Summer of 1998 my brother gifted me tape that was unlike anything I had heard before. The album was by a new rapper from Yonkers NY called DMX. The album was called It's Dark and Hell is Hot and I couldn’t turn it off. One day my father asked me to accompany him while he ran errands around the Bronx, and because I didn’t have much of a choice, I went with him, but figured that I would kill time in his car with my new DMX album while he shopped. My father wasn’t exactly a fan of gangster rap, so I had to be careful. With each store he ran into, I inserted the tape into the cassette deck and took it back out as he exited the store. This was working perfectly until the last store that he went in to. When I tried to eject the tape, it got stuck and when my father got back in the car, he turned the radio on and switched it back to tape once he noticed there was a cassette inserted. When he pressed play my heart sank. The song that played was How's it Goin’ Down and after the first 38 seconds of the songs built in skit, he unstuck the tape from the deck, rolled down the window and threw it out of the car while driving up Van Cortland Park South. As my tape was being crushed by cars on what we called Snake Hill, I started to plot how I would buy the CD version and learn to hide it better; which I did, and it was great.
The 90’s gave me so many great memories when it came to my childhood and music; spending summer afternoons on the corner with friends and a boombox, playing DJ in my bedroom and bonding with my brother and a new cassette. Through music I also learned how to survive in a violent household, cope with trauma and how to discover myself when I barely had any time to be kid. There were many nights when I would lay in my bed for hours, quiet and still, getting lost into whatever sounds were coming out of my headphones, because it was better than listening to the screams of a family falling apart. But in just a short amount of time, the chaos that was my life would spiral out of control and I would need something much faster than my cassette player and tape rewinder to ease the pain and drown those screams.
And then there were CD’s
Only a few years after listening to the Fugees on 238th street and DMX in my father’s Lincoln Town Car, technology was rapidly improving, but I was still behind the times with my outdated Sony Walkman Cassette player. All my friends were now collecting CD’s, and tapes had become a thing of the past. I desperately wanted to keep up. CD’s were very expensive for someone like me who was too young to have a job, so I had to rely on chore money and hand-me-downs from my older brother. In 1999 my father, on a very rare occasion, my father took me to one of the last remaining Tower Records stores in NY and allowed me to pick out one new CD--it was a miracle, as this never happened before. I scanned through the hip-hop section searching for a new artist, and I stopped shuffling when I saw a CD cover that had three men dressed in tactical and militant gear and looked like they were ready for war. I carefully showed it to my father and told him that I had heard “positive” things about this group that I had actually never heard of before and that they weren’t violent. At that moment he either bought my lie or just gave up on parenting my taste in music. The group was Onyx and the album was Shut ‘em Down. They were not entirely positive.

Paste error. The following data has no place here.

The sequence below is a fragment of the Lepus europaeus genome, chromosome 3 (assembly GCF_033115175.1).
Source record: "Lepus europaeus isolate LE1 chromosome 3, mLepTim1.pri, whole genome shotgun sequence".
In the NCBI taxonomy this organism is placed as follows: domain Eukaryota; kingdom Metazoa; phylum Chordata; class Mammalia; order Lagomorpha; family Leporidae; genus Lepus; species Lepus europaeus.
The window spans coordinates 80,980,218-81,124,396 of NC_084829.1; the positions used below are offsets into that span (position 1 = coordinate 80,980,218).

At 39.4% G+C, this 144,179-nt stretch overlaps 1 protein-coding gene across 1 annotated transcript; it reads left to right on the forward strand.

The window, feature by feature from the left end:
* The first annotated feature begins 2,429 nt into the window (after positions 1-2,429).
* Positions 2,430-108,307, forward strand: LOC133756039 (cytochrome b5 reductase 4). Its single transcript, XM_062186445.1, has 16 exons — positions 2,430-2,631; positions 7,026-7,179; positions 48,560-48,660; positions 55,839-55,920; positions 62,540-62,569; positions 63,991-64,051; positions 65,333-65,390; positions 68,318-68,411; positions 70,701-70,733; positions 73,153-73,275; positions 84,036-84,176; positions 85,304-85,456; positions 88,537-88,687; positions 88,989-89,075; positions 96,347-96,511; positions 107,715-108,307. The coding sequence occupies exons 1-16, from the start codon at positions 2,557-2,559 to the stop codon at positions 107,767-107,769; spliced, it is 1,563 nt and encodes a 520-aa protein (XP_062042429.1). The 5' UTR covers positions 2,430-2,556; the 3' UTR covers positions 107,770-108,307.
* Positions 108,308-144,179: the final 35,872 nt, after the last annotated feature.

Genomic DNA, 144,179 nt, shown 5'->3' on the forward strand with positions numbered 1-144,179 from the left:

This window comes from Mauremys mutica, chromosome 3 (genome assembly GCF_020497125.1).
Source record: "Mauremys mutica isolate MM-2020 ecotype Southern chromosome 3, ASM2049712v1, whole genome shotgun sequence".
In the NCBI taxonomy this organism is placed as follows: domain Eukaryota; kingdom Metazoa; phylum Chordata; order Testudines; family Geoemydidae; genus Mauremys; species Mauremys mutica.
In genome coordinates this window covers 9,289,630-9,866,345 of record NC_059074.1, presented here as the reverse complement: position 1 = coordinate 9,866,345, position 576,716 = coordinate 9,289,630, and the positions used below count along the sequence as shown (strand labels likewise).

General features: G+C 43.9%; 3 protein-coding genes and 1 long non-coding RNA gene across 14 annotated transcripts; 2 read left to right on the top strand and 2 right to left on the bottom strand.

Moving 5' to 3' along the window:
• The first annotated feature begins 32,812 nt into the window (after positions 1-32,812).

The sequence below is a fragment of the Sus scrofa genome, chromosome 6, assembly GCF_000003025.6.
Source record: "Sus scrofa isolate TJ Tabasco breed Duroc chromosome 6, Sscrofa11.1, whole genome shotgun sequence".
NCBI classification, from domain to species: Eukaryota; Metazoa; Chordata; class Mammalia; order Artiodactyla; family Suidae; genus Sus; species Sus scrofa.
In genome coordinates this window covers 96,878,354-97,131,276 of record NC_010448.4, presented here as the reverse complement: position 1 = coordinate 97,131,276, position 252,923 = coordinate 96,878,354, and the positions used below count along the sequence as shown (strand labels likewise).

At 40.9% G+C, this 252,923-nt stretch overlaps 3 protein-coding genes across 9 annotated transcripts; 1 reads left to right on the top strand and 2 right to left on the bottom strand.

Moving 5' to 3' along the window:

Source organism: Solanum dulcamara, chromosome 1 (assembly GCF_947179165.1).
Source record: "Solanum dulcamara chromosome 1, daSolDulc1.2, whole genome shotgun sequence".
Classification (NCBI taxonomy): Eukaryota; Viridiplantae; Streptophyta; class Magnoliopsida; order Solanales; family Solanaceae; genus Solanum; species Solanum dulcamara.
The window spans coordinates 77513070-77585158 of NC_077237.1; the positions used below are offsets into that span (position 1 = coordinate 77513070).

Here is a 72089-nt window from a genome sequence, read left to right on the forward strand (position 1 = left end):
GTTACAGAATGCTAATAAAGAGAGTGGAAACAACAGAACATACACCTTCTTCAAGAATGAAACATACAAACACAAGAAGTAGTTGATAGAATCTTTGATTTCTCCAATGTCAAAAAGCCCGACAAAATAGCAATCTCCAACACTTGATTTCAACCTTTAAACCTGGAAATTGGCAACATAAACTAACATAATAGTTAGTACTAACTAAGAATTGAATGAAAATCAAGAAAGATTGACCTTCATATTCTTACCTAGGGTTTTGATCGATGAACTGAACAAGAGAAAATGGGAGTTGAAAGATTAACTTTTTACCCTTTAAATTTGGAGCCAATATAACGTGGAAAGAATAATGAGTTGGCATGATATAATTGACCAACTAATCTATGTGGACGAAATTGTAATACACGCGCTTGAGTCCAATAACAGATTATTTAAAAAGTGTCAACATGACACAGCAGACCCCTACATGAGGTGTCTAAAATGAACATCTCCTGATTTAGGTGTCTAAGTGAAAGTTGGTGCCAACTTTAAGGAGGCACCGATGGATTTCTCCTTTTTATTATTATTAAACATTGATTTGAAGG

With the prices of CD’s showing no signs of going down, I would eventually have to resort to alternate means of owning new music; and this is where CD Mixtapes came into my life. CD mixtapes are unofficial albums created by artists, usually released in between albums. They consist of new songs, remixes, or sometimes both. They’re mostly put together to hype up a forthcoming album and create a buzz. I like to believe they’re a nice gesture to hold fans over until the official album drops. Sometimes the hardest part of getting a mixtape was knowing when they were coming out--word of mouth from classmates, friends and radio DJs were all great sources for this buzzworthy news. They were also the perfect vessel for delivering new diss tracks towards a rival rapper. The bigger the buzz from a mixtape and the more hype and drama that it created, the more likely that fans would run to buy the actual album with the hopes of a brand new, even better diss track. The anticipation of a rebuttal song was always worth the months or longer that it would take for an album to come out.